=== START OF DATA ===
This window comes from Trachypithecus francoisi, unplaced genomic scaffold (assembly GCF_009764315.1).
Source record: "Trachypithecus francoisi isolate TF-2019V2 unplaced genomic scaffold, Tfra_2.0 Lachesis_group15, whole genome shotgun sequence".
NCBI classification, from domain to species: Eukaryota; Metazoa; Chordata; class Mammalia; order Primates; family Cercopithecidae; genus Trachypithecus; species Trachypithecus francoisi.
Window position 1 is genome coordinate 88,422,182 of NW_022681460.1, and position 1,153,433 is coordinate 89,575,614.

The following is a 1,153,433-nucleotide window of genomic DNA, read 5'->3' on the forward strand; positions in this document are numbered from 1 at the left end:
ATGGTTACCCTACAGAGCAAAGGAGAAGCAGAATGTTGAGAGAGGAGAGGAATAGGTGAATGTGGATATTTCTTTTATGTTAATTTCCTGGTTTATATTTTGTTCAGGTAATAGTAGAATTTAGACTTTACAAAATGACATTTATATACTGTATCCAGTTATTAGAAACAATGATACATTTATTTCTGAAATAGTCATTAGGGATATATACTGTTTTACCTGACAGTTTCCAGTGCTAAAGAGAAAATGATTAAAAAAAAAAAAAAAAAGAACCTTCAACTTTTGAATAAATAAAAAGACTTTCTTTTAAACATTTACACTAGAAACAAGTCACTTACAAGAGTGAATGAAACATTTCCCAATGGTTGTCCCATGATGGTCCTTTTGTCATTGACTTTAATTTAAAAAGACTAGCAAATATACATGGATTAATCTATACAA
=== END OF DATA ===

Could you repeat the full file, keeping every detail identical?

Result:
This window comes from Trachypithecus francoisi, unplaced genomic scaffold (assembly GCF_009764315.1).
Source record: "Trachypithecus francoisi isolate TF-2019V2 unplaced genomic scaffold, Tfra_2.0 Lachesis_group15, whole genome shotgun sequence".
NCBI classification, from domain to species: Eukaryota; Metazoa; Chordata; class Mammalia; order Primates; family Cercopithecidae; genus Trachypithecus; species Trachypithecus francoisi.
Window position 1 is genome coordinate 88,422,182 of NW_022681460.1, and position 1,153,433 is coordinate 89,575,614.

The following is a 1,153,433-nucleotide window of genomic DNA, read 5'->3' on the forward strand; positions in this document are numbered from 1 at the left end:
ATGGTTACCCTACAGAGCAAAGGAGAAGCAGAATGTTGAGAGAGGAGAGGAATAGGTGAATGTGGATATTTCTTTTATGTTAATTTCCTGGTTTATATTTTGTTCAGGTAATAGTAGAATTTAGACTTTACAAAATGACATTTATATACTGTATCCAGTTATTAGAAACAATGATACATTTATTTCTGAAATAGTCATTAGGGATATATACTGTTTTACCTGACAGTTTCCAGTGCTAAAGAGAAAATGATTAAAAAAAAAAAAAAAAAGAACCTTCAACTTTTGAATAAATAAAAAGACTTTCTTTTAAACATTTACACTAGAAACAAGTCACTTACAAGAGTGAATGAAACATTTCCCAATGGTTGTCCCATGATGGTCCTTTTGTCATTGACTTTAATTTAAAAAGACTAGCAAATATACATGGATTAATCTATACAA